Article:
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- Education Professionals
A teacher uses archive film in her English and media lessons to explore the structure of narrative, character and setting, and to develop Key Stage 2 pupils' understanding of film language, in this primary lesson idea.
For Peta Blow, deputy headteacher at Morden Primary School, using archive film is a great way to develop children's inference and deduction skills, and an opportunity to deepen their understanding about film terminology.
Peta uses the 1905 black and white silent film, Rescued by Rover in the lesson. The film is about a baby who is stolen from its pram by an old beggar woman, and rescued by the family dog, Rover.
Peta starts the lesson by playing the first couple of minutes of the soundtrack without showing the images, to encourage the class to think about the role of sound in film, and what might be happening.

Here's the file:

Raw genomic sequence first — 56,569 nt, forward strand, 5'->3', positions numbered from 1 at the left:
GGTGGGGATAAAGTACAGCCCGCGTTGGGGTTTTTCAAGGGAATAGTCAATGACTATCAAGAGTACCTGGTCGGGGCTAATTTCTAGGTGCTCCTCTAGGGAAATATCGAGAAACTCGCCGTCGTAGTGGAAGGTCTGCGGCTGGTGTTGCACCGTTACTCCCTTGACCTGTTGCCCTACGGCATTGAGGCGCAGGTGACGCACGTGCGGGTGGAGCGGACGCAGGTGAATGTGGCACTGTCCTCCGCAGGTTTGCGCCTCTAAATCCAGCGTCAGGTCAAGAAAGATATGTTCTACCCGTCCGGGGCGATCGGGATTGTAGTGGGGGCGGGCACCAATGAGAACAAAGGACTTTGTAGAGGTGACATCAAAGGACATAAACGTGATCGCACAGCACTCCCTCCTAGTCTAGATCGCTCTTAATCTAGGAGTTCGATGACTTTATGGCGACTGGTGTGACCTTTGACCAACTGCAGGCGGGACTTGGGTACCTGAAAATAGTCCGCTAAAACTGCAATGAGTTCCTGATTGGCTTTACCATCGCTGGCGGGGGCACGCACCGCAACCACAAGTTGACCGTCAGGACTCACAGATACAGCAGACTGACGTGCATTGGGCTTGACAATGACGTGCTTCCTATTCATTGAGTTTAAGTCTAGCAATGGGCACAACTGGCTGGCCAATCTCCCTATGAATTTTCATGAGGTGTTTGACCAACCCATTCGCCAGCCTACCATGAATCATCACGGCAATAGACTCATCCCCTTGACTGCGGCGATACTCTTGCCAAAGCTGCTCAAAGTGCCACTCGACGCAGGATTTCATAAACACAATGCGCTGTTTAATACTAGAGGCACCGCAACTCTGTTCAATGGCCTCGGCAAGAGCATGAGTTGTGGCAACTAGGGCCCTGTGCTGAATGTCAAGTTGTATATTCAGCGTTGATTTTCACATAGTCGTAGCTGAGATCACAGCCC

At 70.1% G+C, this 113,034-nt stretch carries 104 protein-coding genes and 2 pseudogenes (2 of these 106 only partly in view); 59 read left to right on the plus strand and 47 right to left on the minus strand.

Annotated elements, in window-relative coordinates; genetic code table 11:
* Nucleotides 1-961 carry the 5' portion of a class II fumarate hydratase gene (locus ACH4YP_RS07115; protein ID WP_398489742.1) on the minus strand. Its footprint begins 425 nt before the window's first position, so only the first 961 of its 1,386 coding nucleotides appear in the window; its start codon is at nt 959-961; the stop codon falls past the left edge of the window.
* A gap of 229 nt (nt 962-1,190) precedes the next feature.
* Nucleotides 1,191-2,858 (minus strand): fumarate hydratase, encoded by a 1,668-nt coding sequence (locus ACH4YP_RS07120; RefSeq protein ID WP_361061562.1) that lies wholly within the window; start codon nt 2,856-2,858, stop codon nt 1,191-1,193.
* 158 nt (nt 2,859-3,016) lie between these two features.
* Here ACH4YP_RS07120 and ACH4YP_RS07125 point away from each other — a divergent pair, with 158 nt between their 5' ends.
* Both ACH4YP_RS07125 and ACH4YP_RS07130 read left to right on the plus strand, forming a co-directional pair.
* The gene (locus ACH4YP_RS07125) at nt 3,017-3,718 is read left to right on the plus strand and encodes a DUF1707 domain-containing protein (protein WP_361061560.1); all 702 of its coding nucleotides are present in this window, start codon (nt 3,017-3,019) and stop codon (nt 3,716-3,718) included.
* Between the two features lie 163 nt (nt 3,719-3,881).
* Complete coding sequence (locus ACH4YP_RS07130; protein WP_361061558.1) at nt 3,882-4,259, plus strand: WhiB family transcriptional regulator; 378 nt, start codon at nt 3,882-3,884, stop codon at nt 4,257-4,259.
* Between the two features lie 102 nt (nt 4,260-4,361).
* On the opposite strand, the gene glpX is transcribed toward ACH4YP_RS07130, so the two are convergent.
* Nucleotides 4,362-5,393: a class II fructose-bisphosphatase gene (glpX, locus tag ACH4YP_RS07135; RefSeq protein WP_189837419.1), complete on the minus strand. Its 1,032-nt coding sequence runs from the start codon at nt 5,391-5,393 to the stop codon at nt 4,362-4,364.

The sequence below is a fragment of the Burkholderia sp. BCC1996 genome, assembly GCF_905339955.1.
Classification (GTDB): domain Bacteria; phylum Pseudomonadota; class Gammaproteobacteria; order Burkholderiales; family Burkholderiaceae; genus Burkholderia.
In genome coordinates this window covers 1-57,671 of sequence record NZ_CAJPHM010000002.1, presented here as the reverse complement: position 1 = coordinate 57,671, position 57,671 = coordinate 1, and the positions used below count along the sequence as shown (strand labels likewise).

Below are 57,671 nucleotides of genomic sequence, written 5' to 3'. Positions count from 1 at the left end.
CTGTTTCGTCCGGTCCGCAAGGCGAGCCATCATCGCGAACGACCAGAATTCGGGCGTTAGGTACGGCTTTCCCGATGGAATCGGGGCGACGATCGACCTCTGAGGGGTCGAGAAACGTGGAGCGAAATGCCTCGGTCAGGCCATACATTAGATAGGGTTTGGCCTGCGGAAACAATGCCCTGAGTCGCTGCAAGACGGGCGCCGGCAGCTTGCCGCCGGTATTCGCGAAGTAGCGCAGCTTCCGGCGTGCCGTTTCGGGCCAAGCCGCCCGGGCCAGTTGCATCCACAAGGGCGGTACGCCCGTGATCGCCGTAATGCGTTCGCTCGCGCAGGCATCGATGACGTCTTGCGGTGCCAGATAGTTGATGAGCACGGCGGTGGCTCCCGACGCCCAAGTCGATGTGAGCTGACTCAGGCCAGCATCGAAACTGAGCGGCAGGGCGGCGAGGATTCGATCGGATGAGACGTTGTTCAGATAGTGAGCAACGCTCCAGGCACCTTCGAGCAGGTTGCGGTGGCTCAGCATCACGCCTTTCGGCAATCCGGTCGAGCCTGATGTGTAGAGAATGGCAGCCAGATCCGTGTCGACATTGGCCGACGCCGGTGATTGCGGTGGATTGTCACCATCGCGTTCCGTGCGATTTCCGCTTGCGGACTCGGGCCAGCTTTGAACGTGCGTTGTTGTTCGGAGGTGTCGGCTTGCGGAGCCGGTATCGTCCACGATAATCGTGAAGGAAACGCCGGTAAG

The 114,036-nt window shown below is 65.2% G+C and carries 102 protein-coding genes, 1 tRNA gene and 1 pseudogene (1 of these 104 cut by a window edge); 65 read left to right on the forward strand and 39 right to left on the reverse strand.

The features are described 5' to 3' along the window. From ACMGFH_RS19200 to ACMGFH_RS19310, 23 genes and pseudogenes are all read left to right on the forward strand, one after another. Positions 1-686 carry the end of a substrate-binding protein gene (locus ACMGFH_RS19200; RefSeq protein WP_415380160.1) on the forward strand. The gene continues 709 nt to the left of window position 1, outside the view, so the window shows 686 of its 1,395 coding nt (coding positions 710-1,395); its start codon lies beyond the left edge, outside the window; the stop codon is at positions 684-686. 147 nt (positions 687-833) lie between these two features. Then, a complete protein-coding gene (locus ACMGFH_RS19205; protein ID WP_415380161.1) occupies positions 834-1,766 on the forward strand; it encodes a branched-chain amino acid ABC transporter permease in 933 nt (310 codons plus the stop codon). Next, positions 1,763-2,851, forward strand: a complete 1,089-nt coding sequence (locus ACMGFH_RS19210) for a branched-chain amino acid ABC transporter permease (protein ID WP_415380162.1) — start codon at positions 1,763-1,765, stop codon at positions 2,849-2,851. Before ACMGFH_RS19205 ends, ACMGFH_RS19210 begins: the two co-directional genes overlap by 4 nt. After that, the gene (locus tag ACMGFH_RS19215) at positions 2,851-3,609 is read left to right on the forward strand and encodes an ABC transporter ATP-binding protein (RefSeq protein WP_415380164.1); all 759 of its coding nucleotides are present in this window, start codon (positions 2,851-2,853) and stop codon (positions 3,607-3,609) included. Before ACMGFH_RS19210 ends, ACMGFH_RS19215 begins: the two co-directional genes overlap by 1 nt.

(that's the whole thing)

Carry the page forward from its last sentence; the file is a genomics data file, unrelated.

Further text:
In the next activity she asks the class to look at two of the characters and deduce who they are and the role they might play, based on their costumes.
The last activity before the pupils watch the film is to look at setting, and the composition of shots, to learn about the term "mise en scene".
After watching the film, Peta models a writing activity which the class continue independently.
She finishes the lesson with a hotseat activity, bringing back the two key characters that the pupils looked at earlier in the lesson to question their actions and motivation.
Part of the series: Lesson Planning Pack - Media
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